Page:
From the Basket to the Beach
How Christine Mansour became a beach handball star
In June, Christine Mansour ’15 stepped onto the sand for Team USA at the beach handball world championships in Greece and noticed Denmark was implementing a punishing full-court press. Recalling her time on the women’s basketball team, Mansour made a backdoor cut, feinting toward the ball, accelerating toward the goal, and receiving a pass in stride. She then leapt, twirled 360 degrees, and heaved the ball into the goal to cut into Denmark’s lead. Acrobatic plays like this might lead one to think that Mansour seamlessly transitioned from basketball to beach handball. Hardly. That goal represented a climactic moment in her improbable, decade-long journey to become one of the best beach handball players in the world.
Mansour arrived at Harvard in 2011 as a basketball recruit but stepped away from the sport to explore other opportunities on campus. While watching indoor handball during the 2012 Olympics, she was drawn to its high-flying goals and fast pace. Played on a closed rectangular court, the sport (not to be confused with American handball, or wallball) blends elements of water polo and basketball, with players dribbling, passing, and attempting to throw a ball into the opponents’ goal.
The problem for Mansour? She needed a place to play. As a sophomore, she joined a handball club in East Cambridge, but by winter, commuting to night practices on her beach cruiser bicycle (which she brought from home in Florida) proved hazardous. She instead created and coached a handball club on campus. The team played on the basketball court at the Quadrangle Recreational Athletic Facility, and Mansour relied on YouTube videos to learn the sport. The shooting motion for handball felt natural because she jumped off one foot, like a layup in basketball. Other elements of the switch proved difficult. On offense, she viewed the basketball court as an “art canvas” where she moved freely to create space. In handball, each team’s seven on-court players stayed mostly in in an area defined by their position (e.g., left back) and tried to control that zone. To Mansour, this “felt limited.” On defense, she had to adjust to a new level of physicality. Defenders were whistled for a foul for making excessive contact with an offensive player in basketball, but in handball, defenders could wrap up an opposing player with both arms to make a defensive stop.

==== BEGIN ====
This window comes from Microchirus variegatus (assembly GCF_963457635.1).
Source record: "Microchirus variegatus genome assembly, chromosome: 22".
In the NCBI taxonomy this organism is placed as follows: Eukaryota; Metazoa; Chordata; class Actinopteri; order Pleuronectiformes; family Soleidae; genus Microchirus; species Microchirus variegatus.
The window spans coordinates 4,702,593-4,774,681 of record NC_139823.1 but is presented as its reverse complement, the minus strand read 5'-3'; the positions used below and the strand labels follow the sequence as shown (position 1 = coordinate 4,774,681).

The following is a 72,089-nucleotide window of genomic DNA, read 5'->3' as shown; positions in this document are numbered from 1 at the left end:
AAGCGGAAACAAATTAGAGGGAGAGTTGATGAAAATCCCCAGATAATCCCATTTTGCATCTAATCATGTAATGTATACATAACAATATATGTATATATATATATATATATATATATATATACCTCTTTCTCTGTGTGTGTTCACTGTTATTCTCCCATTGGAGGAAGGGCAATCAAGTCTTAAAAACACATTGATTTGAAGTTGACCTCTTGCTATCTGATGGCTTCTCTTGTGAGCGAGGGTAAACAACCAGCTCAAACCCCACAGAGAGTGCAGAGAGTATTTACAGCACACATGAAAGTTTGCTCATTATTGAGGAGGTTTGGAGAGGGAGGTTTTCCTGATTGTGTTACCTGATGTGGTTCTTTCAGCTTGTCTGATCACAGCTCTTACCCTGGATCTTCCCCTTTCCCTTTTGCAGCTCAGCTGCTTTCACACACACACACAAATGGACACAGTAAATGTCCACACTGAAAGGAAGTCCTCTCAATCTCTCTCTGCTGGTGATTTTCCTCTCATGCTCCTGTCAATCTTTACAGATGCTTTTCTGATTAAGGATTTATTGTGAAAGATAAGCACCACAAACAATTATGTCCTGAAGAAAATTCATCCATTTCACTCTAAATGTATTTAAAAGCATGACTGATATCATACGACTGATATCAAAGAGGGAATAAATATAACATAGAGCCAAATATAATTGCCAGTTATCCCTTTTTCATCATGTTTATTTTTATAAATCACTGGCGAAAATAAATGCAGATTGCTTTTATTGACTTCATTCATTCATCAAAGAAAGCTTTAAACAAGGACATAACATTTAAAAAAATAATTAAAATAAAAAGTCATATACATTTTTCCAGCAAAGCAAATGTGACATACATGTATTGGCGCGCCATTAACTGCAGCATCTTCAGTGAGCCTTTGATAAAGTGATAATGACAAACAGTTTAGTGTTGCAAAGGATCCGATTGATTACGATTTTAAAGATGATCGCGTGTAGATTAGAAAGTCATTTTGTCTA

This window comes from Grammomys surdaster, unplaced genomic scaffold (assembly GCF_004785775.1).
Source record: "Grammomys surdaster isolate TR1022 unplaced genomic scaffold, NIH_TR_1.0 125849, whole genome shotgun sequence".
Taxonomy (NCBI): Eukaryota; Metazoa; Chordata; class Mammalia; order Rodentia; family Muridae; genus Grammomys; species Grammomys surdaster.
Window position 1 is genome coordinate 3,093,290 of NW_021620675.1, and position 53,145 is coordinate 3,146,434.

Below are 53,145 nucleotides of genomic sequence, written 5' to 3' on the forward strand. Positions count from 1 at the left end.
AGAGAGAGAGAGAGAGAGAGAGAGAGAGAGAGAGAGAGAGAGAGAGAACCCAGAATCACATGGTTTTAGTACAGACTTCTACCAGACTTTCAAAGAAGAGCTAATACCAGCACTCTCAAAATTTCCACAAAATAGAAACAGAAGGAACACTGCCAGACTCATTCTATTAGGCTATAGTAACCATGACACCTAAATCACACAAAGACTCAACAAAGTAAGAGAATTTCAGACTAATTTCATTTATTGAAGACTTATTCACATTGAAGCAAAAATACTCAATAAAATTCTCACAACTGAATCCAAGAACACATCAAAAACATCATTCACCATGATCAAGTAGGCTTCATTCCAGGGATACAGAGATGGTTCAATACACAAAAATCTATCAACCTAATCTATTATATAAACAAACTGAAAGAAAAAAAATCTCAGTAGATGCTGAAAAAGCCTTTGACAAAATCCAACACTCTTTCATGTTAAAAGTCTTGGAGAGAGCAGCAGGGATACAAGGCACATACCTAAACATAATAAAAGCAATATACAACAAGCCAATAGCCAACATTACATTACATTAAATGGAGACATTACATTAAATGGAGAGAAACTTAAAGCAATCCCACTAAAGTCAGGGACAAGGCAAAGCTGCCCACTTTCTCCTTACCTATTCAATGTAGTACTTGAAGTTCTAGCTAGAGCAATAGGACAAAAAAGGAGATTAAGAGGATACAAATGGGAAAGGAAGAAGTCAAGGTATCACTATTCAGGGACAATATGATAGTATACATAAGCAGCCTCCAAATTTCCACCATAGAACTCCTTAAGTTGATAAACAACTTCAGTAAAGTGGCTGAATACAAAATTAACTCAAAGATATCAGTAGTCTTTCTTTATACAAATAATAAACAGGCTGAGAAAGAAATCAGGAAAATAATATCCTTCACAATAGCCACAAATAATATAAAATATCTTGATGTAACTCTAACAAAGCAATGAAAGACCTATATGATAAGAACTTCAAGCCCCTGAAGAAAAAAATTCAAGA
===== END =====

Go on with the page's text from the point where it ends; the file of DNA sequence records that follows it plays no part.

Photograph courtesy of Christine Mansour
After graduation, Mansour moved to San Diego where she had a “visceral reaction” upon discovering beach handball, which is played on a smaller sand court with just four players on each side. The fewer athletes and restrictions on defensive contact provided more freedom to move. For Mansour, this was reminiscent of basketball, and it didn’t hurt that she was playing on beautiful beaches. Best of all, because sand is a forgiving surface, she could freely attempt soaring moves like alley-oops, where a player receives a pass in the air and hurls the ball into the goal before falling. (This is one of several plays, along with spin shots, worth two points instead of one.) Drawing on her leaping and ball-handling ability from basketball and core strength from a new interest in surfing, she could catch the ball, rotate, and whip it toward the net in one flowing motion. “I knew I could go places with this sport,” Mansour recalled thinking.
Photograph courtesy of Christine Mansour
Mansour—who balanced her pursuit of beach handball with running CM Narrative, her video marketing agency—soon made the national team and was the top U.S. scorer at several competitions in 2019. In 2020, when the pandemic hit, she moved to the Netherlands and joined a professional indoor handball team. She hoped to hone her skills against elite competition but found herself in a sticky situation—literally. The Dutch used an adhesive that helps players grip the ball but made throwing feel unnatural to Mansour. She learned to roll the ball off her fingers while navigating a language barrier and assimilating to a higher level of play. The experience reinforced her passion for beach handball, so in summer 2021 she created a Dutch-American team to compete on the European Beach Handball tour. This allowed Mansour and her American teammates to develop new strategies to move the ball and time their cuts to probe gaps in opposing defenses. It also provided an opportunity to reconnect with a former Harvard basketball teammate, Temi Fagbenle ’15, who joined the team for several tournaments. Fagbenle, one of just three Harvard alumnae to play in the Women’s National Basketball Association, recalled being “humbled” by Mansour’s aerial offensive moves and lauded her for combining athleticism with finesse, particularly when it came to her 360-spin shots.
This summer, Mansour is again competing for the Dutch-American team and Team USA and was the top scorer at the world championships. With support from Taylor Weber ’24, a field hockey player who is doing a marketing internship with Mansour this summer, she is also developing a documentary to raise awareness about beach handball and, as Mansour said, share “our story as female athletes." (This follows a controversy last summer when the Norwegian women’s beach handball team was fined for wearing shorts instead of bikini bottoms.) It also reflects a deeper purpose that has propelled Mansour to search for compelling stories off the “beaten path.” “That’s what drives me,” Mansour said. “It stems from a curiosity and [being] willing to experience life in a different way than the path that’s more commonly chosen.”
She’s just had to make a few backdoor cuts to achieve her goals.